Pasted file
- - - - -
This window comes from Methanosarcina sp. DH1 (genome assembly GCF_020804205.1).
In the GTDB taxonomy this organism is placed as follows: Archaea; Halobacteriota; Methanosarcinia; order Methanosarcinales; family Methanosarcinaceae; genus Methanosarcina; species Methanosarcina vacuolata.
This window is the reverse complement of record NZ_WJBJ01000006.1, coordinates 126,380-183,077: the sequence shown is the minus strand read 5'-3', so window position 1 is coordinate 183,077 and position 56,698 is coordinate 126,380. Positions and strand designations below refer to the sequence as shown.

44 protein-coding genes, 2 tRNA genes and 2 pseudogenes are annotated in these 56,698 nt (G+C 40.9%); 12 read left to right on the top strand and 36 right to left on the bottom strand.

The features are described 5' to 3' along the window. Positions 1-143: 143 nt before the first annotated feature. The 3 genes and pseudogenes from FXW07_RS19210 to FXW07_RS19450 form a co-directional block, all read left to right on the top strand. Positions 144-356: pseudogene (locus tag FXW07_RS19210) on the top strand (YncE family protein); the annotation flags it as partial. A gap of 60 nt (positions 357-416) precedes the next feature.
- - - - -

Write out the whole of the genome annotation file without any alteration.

This window comes from Methanosarcina sp. DH1 (genome assembly GCF_020804205.1).
In the GTDB taxonomy this organism is placed as follows: Archaea; Halobacteriota; Methanosarcinia; order Methanosarcinales; family Methanosarcinaceae; genus Methanosarcina; species Methanosarcina vacuolata.
This window is the reverse complement of record NZ_WJBJ01000006.1, coordinates 126,380-183,077: the sequence shown is the minus strand read 5'-3', so window position 1 is coordinate 183,077 and position 56,698 is coordinate 126,380. Positions and strand designations below refer to the sequence as shown.

44 protein-coding genes, 2 tRNA genes and 2 pseudogenes are annotated in these 56,698 nt (G+C 40.9%); 12 read left to right on the top strand and 36 right to left on the bottom strand.

The features are described 5' to 3' along the window. Positions 1-143: 143 nt before the first annotated feature. The 3 genes and pseudogenes from FXW07_RS19210 to FXW07_RS19450 form a co-directional block, all read left to right on the top strand. Positions 144-356: pseudogene (locus tag FXW07_RS19210) on the top strand (YncE family protein); the annotation flags it as partial. A gap of 60 nt (positions 357-416) precedes the next feature.